NJ Transit to cut rail fares amid service disruptions for PTC installation

There's good news and bad news for rail commuters who use New Jersey Transit.
The good news is that fares will be cut 10 percent from November through January. But the bad news is that the fare cuts are to make up for additional service disruptions as NJ Transit seeks to meet a federal safety deadline.
Many trains have been canceled in the past few months to accommodate the installation of an emergency braking system called positive train control.
NJ Transit officials say that additional service disruptions are needed so the work is finished by the Dec. 31 deadline. Those changes are scheduled to go into effect on Oct. 14 and last through January.
Officials say that the agency will be reducing service by 18 trains a day. This will include NJ Transit’s busiest train line – the Northeast Corridor.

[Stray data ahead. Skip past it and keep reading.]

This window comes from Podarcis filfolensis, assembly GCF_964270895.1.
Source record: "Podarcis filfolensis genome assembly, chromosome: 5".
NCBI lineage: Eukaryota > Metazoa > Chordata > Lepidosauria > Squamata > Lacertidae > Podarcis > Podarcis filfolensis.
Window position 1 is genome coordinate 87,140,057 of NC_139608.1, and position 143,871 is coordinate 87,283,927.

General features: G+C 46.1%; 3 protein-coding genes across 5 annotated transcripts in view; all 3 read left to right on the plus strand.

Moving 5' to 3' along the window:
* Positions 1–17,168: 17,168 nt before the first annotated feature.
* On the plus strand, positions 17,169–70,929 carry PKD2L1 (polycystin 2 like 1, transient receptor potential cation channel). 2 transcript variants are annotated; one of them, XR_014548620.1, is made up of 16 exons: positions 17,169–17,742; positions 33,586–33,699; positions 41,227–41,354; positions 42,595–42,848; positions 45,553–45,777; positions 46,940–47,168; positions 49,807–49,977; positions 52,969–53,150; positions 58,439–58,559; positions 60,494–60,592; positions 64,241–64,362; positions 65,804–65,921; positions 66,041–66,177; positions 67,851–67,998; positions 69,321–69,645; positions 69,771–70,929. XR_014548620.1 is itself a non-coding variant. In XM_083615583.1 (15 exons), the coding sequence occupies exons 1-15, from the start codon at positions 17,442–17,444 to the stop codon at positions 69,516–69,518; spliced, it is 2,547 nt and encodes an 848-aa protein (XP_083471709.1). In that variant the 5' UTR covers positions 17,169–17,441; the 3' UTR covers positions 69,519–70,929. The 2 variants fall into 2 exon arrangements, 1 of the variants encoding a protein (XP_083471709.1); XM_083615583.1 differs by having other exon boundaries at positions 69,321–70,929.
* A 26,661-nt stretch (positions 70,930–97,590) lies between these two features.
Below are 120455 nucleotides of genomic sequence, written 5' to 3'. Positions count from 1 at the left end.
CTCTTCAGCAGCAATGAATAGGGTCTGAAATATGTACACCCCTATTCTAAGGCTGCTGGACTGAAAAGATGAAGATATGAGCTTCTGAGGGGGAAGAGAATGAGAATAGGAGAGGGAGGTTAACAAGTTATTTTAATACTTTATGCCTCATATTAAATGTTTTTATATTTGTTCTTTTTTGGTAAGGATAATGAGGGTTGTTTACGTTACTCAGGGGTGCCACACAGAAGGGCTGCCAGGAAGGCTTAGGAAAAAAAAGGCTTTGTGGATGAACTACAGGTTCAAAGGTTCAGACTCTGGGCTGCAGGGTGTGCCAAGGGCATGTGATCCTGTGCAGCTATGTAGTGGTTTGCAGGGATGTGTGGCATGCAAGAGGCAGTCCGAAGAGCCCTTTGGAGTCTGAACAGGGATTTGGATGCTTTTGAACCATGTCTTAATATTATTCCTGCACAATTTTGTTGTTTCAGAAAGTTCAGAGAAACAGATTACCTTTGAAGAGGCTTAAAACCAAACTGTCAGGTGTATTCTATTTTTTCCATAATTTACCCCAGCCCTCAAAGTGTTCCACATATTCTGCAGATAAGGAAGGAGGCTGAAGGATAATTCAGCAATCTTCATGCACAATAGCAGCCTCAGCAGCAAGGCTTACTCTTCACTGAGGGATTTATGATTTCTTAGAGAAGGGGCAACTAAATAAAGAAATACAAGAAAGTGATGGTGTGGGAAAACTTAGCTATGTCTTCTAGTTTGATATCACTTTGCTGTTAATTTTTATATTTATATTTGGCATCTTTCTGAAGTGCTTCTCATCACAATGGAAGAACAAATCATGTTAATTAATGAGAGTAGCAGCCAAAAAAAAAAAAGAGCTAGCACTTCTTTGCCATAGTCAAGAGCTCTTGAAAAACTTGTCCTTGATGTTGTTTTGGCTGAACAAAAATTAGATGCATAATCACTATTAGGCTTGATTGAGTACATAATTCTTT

“On a national level, this is like the Apollo space program,” says NJ Transit executive director Kevin Corbett.
Corbett says that if the agency does not complete the PTC installation by the federal deadline, service could be shut down by the Federal Railroad Administration.
Corbett says that PTC is run through a communication between transponders built into the tracks and computers installed onboard the train.
“It passes the next signal on the track, that will send a thing to the mainframe saying ‘This train is going too fast,’ and it will override the engineer,” says Corbett. “Even if the engineer is going full throttle, it will automatically brake it. So you don’t want one train doing it and the next one not doing it.”
Crews will need to take trains out of service so that they can install antenna modules inside them.
Corbett says that when he came on as executive director earlier this year the PTC project was only 12 percent complete. He says that the services disruptions have to be done to meet the deadline, and says that last-minute cancellations will be kept to a minimum.
“It will be more predictable and more reliable, but the trains risk being more crowded because we’re cutting 18 trains out and we’re spreading those around,” he says.
More information about the service distributions can be found on the NJ Transit website.
The Associated Press wire services contributed to this report.